The Case of the Vanishing Bill

House Speaker William J. Howell and his Republican leadership say they rewrote the rules to make the process more efficient.
House Speaker William J. Howell and his Republican leadership say they rewrote the rules to make the process more efficient. (By Larry Morris -- The Washington Post)
By Michael D. Shear
Washington Post Staff Writer
Thursday, February 16, 2006

For those curious about what happened to Gov. Timothy M. Kaine's slow-growth proposals, you're out of luck.

Go ahead. Log on to the state legislature's Web site at . Type "HB1610" into the site's search box and hit "enter." What you will see is: "01/27/06 House: Referred to Committee on Counties, Cities and Towns."

In fact, much more has happened to the bill, which would give local governments more power to control growth if nearby roads were not sufficient: It's dead. But because of new rules adopted by the House Republican majority, it's unlikely there will be an official record of its demise.

On Feb. 8 at 7:30 a.m., a House subcommittee met in House Room D, heard no testimony and effectively killed the bill without the presence of the patron, who was out ill with a sore throat. The voice vote was 9 to 2.

In the past, that bill would have been referred to the full committee -- Counties, Cities and Towns -- with a negative recommendation. The full committee would have voted, and the vote would have been recorded for posterity and reflected on the Internet and in paper records.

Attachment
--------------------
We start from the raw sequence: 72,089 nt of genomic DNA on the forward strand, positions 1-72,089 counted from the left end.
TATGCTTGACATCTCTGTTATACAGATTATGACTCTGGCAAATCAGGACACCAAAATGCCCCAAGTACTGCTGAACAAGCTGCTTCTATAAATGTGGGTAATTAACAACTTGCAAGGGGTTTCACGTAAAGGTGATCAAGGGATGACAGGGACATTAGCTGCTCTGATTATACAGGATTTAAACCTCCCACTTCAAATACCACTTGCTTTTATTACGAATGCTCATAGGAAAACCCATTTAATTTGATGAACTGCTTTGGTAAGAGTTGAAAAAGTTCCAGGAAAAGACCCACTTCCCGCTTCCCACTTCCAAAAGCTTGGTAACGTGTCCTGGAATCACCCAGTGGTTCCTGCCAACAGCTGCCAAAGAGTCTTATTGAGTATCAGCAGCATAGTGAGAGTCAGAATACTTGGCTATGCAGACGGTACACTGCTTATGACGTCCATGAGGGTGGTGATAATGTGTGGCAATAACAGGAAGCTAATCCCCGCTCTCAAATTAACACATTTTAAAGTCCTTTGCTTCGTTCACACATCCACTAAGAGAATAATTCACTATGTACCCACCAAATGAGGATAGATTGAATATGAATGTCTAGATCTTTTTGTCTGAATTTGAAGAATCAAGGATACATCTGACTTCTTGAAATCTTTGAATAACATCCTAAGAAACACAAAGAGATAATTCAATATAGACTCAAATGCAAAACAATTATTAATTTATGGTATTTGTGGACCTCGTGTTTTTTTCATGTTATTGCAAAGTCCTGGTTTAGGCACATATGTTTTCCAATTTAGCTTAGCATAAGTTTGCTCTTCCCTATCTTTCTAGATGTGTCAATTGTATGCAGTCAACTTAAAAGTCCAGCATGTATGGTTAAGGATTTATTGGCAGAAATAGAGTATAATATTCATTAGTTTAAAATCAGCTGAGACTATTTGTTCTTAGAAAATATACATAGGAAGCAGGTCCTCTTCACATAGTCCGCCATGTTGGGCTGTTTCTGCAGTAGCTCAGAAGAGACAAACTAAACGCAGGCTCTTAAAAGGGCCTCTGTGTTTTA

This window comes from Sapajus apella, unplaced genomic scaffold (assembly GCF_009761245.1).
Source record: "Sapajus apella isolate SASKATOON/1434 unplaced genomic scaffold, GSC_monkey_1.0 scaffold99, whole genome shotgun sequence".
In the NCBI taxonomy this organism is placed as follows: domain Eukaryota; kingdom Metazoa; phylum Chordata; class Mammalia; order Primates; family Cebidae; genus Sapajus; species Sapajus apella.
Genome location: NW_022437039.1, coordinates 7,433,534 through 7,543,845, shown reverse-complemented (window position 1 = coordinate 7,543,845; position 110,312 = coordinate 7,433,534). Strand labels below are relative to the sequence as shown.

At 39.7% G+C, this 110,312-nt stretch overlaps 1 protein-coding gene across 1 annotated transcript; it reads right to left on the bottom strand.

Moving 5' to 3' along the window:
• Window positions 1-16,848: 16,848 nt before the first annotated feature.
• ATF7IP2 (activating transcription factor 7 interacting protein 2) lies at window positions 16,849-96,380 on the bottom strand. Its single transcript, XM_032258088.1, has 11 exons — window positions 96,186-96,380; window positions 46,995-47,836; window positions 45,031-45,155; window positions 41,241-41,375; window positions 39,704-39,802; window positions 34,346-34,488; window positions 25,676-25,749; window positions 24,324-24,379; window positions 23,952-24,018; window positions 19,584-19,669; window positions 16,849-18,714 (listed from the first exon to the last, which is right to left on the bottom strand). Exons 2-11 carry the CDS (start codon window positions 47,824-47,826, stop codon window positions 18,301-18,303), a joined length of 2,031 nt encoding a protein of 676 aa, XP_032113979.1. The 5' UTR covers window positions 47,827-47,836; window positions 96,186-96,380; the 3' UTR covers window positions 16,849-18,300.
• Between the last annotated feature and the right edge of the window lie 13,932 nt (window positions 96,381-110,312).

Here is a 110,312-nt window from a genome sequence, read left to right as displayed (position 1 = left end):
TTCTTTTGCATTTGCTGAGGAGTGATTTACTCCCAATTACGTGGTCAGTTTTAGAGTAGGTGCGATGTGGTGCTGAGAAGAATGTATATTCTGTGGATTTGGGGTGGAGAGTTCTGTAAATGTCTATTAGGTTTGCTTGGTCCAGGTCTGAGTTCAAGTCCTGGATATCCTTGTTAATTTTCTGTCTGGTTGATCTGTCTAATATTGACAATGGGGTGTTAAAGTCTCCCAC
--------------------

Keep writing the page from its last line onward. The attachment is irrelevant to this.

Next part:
This year, House Speaker William J. Howell (R-Stafford) and his caucus changed all that. They empowered subcommittees to have the final say over legislation, with the explanation that doing so would make the legislative process more efficient.

It has certainly made killing a bill more efficient.

Take the minimum-wage bill submitted by House Appropriations Chairman Vincent F. Callahan Jr. (R-Fairfax). House Bill 539 would have raised the minimum wage from $5.15 to $8.15 by 2008. It was debated -- and defeated -- in a subcommittee of the House Committee on Commerce and Labor.

It was another early-morning vote that ended Callahan's efforts to increase the minimum wage.

But its demise is shrouded in secrecy, unlike a similar bill that died in the Senate in 2004. Sen. Yvonne B. Miller's Senate Bill 22, which would have raised the minimum wage to $6.50, was defeated in the Senate Commerce and Labor Committee by a vote of 12 to 2. If you want, you can see who the 12 were and who the two were.

The official record is equally silent about what happened to House Bill 109, sponsored by Virginia Beach Del. Harry R. Purkey (R), who was attempting to give some urban local governments the right once again to use cameras to catch red-light runners.

Officially, the bill was referred to the House Committee on Militia, Police and Public Safety on Dec. 22. As far as the state is concerned, no further action has been taken on the bill.

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